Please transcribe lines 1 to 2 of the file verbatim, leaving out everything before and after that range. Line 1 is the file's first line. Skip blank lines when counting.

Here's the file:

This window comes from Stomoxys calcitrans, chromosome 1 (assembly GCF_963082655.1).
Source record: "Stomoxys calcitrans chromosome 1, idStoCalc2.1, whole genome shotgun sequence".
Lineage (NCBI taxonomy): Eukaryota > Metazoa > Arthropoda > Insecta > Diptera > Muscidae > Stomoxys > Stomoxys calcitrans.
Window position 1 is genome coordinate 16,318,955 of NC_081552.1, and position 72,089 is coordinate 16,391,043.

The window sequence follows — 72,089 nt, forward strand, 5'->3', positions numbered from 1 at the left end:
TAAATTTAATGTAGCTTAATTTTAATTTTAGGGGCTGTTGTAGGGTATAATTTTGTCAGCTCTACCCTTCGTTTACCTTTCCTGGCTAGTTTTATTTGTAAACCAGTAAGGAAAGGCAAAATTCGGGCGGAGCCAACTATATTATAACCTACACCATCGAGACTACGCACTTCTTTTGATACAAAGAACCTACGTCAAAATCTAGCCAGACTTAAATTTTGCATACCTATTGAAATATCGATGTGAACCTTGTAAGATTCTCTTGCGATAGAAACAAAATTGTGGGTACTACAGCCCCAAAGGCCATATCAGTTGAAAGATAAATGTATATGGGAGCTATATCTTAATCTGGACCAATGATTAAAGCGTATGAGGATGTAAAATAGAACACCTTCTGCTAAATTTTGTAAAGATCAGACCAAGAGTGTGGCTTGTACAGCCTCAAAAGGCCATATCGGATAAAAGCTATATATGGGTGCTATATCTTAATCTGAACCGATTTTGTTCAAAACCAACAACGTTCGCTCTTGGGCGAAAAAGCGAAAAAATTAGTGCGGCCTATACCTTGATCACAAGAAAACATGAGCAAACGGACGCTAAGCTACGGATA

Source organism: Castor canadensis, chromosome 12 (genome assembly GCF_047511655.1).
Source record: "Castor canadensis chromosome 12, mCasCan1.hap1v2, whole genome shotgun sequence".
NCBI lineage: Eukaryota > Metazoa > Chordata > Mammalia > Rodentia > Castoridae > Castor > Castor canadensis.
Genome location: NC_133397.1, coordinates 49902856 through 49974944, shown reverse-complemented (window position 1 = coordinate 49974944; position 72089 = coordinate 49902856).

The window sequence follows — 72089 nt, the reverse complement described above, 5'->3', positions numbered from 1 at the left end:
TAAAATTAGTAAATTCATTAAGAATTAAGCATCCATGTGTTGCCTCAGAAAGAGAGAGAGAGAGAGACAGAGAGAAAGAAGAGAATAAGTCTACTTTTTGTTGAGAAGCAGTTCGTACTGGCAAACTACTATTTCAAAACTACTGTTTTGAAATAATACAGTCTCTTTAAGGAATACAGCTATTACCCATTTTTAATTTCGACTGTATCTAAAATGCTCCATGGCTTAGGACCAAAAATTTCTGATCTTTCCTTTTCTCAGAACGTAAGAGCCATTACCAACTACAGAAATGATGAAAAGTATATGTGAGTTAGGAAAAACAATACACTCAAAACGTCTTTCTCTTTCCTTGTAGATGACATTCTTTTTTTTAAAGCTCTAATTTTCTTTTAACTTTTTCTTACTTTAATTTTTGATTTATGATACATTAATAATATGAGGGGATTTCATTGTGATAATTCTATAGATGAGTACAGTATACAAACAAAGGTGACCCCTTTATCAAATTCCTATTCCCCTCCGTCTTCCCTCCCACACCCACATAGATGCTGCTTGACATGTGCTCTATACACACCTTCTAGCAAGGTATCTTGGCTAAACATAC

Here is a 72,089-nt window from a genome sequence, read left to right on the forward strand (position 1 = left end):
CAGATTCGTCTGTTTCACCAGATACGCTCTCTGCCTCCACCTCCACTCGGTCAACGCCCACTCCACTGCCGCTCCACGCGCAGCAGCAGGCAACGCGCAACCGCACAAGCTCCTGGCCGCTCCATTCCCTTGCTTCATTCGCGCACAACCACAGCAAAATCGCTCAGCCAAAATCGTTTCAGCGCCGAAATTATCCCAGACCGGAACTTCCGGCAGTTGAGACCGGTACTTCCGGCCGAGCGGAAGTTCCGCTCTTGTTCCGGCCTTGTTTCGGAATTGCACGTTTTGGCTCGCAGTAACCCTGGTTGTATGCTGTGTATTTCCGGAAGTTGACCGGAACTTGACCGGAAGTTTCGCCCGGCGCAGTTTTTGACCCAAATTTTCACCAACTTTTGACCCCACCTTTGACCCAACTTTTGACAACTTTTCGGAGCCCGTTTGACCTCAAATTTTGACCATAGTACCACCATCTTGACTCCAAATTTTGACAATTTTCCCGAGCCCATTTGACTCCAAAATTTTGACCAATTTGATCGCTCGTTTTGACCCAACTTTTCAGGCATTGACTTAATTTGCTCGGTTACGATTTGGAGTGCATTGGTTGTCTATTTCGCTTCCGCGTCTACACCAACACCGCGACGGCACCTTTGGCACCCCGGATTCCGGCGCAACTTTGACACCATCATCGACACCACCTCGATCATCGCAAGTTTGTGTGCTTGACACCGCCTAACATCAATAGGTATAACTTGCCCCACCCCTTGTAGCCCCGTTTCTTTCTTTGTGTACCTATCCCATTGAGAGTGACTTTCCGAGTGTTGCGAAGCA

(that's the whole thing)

This window comes from Stomoxys calcitrans, chromosome 1 (assembly GCF_963082655.1).
Source record: "Stomoxys calcitrans chromosome 1, idStoCalc2.1, whole genome shotgun sequence".